Evasive Roll (example)

This is the best example (from an unrelated game), of how an evasive roll is performed.

Is Max Payne's defensive maneuver, in which he uses to of course hence the name, dodge any incoming attacks from his enemies in any of the 3 games.

When playing the first game, should the player's hour glass get depleted it would result with him doing these instead of the usual trademark bullet time dodge. In the second game even if the hour glass is depleted, it's still possible to perform bullet dodge however.

Max PayneEdit

In the original Max Payne, he could easily do it the fastest. This is most likely do to the fact that he was younger, being an earliest game of the 3.

Max Payne 2: The Fall of Max PayneEdit

In the sequel, Max Payne could do them almost just as good and just as fast (but not as accurate this time around). As said with Max Payne, this could play a role in likely due to the fact of him getting older, and him having experienced more conflict between the 2 games (after Max Payne 1 before Max Payne 2).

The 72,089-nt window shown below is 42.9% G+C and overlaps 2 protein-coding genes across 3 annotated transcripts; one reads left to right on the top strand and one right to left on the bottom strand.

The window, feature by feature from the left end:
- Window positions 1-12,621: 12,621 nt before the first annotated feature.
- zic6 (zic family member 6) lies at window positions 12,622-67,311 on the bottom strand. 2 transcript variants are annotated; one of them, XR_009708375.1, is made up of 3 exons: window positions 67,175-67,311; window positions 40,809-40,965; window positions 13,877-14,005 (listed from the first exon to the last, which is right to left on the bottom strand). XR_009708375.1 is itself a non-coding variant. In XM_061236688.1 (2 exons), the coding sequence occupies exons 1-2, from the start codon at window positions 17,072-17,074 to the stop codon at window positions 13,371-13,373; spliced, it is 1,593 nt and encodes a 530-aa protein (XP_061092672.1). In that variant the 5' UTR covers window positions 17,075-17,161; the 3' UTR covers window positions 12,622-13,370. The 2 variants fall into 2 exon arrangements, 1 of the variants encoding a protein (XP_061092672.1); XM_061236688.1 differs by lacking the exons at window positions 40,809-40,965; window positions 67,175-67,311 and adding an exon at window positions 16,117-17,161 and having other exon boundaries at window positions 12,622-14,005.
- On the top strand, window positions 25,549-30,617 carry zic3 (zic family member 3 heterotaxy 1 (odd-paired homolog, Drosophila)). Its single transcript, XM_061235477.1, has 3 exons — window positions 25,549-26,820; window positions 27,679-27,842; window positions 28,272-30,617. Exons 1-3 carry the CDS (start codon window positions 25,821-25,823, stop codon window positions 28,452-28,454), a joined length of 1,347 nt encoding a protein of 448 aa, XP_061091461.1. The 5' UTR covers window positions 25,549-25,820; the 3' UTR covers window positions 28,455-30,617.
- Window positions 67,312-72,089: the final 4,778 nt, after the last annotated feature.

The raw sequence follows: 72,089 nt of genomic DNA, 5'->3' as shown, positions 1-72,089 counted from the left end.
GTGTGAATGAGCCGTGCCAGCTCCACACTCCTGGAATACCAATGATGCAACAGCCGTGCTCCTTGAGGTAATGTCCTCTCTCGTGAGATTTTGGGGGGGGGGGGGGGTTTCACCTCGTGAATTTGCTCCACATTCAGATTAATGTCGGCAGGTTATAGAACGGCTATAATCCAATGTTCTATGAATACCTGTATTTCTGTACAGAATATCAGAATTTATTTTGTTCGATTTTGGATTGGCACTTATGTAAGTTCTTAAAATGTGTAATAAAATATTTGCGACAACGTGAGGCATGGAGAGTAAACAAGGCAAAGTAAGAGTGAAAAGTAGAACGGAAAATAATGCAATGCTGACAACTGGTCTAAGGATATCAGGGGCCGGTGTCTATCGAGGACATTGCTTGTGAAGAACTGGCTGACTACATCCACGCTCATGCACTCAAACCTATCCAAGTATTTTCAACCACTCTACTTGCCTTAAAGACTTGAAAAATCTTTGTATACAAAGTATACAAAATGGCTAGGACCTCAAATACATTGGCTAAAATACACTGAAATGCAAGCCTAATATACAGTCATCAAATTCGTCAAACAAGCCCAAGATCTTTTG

Max Payne 3Edit

In the 3rd installment, Max Payne can still execute them. (as with alot of other things he had been able to do in the past) In the third game when the player executes the move, Max tends to doit on his own time (meaning if wanting to be extra successful as far as not getting hit, the player has to be really life-like strategic with it, tapping X at the right timings while running). When he does it, notably it's not as accurate as the past two games. This is most likely due to the fact that, as stated in the above earlier games, he is now older and because of age differences affects the game's own gameplay of the story.